## Wolfram Demonstrations Project

Wolfram’s Mathematica – some people love it, some people loath it – I am definitely one of the former. I have used the package since 2000 when it was at version 4.1 (it’s now at version 6.01) and found it invaluable in the early stages of my PhD. The first time I used it I reproduced around 5 days worth of hand-written symbolic calculations in about 10 minutes – and that included the time it took me to learn how to get Mathematica to do symbolic calculus.

Version 6 of Mathematica came out recently and it was a piece of software I was very excited about (and I don’t often get overly excited about software that isn’t open-source). I had been part of the beta testing program for several months and there was a feature that I had fallen in love with – the ability to make simple but powerful little ‘applets’ using a single command called Manipulate.

The example I always show to people is very simple. I am going to make a little applet that allows you to see what effect the value of n has on the graph of the function

The Mathematica code to plot sin(x) is

Plot[Sin[x], {x, -2 Pi , 2 Pi}]

To make our applet all I need to do is multiply the argument of sine by n and wrap the Plot function in a Manipulate function.

Manipulate[Plot[Sin[n x], {x, -2 Pi , 2 Pi}], {n, 1, 10}]

The result of this command will look like this:

Unfortunately, this is just a jpeg of the output and so it is not interactive – you cannot click on the slider and see what happens as you vary n. In Mathematica, however you can vary n continuously and the plot will re-render in real time.

This kind of functionality opens up a whole world of possibilities for teaching. For example it is not too difficult to create an applet to demonstrate Gibb’s Phenomenon for Fourier series. Someone called Michael Trott produced such an applet and the result looks like this

This applet only took one line of code to produce and probably took its creator no more than a few minutes to put together. Wolfram realised that a good way to show off their new toy would be to create a repository of these applets (which they refer to as ‘Demonstrations’) and so the Wolfram Demonstrations Project was born.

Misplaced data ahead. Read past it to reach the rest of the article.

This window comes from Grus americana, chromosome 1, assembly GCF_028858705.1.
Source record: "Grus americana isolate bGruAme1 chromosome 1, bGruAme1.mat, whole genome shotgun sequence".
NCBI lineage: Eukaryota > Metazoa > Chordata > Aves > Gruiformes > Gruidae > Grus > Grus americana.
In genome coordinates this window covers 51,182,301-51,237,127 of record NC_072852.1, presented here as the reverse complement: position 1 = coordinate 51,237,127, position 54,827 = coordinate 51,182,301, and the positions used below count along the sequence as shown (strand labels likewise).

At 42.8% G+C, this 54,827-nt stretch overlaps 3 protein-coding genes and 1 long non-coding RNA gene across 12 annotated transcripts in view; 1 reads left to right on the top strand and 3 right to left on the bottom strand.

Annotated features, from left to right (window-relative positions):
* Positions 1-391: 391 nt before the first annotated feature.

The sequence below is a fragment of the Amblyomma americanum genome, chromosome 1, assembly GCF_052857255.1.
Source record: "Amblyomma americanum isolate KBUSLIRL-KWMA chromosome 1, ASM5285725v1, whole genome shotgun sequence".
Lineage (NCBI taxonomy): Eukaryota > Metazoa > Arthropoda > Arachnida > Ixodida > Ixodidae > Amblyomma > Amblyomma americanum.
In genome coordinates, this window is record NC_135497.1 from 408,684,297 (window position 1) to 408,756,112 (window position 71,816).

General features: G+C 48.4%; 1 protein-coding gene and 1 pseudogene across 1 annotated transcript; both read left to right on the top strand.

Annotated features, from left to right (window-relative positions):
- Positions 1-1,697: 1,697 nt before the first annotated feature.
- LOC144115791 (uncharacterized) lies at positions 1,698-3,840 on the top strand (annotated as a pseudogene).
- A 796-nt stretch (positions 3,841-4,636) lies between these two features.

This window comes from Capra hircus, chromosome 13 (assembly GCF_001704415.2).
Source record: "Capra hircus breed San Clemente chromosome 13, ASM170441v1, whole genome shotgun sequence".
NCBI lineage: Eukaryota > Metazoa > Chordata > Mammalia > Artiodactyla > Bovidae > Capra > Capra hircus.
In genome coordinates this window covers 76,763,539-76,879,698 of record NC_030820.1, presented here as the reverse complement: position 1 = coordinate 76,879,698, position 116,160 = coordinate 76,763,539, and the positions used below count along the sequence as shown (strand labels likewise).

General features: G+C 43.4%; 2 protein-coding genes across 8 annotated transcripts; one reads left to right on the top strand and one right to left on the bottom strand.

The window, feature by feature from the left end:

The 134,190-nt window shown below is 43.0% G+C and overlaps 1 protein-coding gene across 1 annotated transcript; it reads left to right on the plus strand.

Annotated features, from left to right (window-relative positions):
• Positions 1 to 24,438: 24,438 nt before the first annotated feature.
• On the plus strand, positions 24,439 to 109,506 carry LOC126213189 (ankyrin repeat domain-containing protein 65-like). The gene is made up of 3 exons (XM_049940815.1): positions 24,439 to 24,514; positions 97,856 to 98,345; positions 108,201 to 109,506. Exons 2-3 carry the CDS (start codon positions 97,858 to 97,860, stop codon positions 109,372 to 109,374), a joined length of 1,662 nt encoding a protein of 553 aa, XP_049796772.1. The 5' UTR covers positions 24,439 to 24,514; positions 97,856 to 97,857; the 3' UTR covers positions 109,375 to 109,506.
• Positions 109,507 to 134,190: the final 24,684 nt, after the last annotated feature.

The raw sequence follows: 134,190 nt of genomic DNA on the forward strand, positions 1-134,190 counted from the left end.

I have truly fallen in love with this site. You can download over 1,700 (at the time of writing) on topics ranging from number theory to quantum mechanics. The range of subjects is very impressive and I have taken many a random walk through the site learning new Maths as I go – a very pleasant way of spending an afternoon.

The demonstrations range from some very simple one-liners right up to some very impressive looking applications. Anyone can submit a demonstration to Wolfram (I have written 3 myself so far – and no… I do NOT work for Wolfram). You can also download the Mathematica code needed to produce each applet which is a great way of learning how to use Mathematica itself.

Of course there is a problem, Mathematica is expensive – VERY expensive and so not available to everyone. I am lucky enough to be employed by a university that has a Mathematica site licence but not everyone is so fortunate. For these people Wolfram has produced a piece of software called the Mathematica Player which it says can be used to use the interactive demonstrations. I have never used it myself but will have a play with it soon and report my findings in a future post – this one has gone on long enough I think.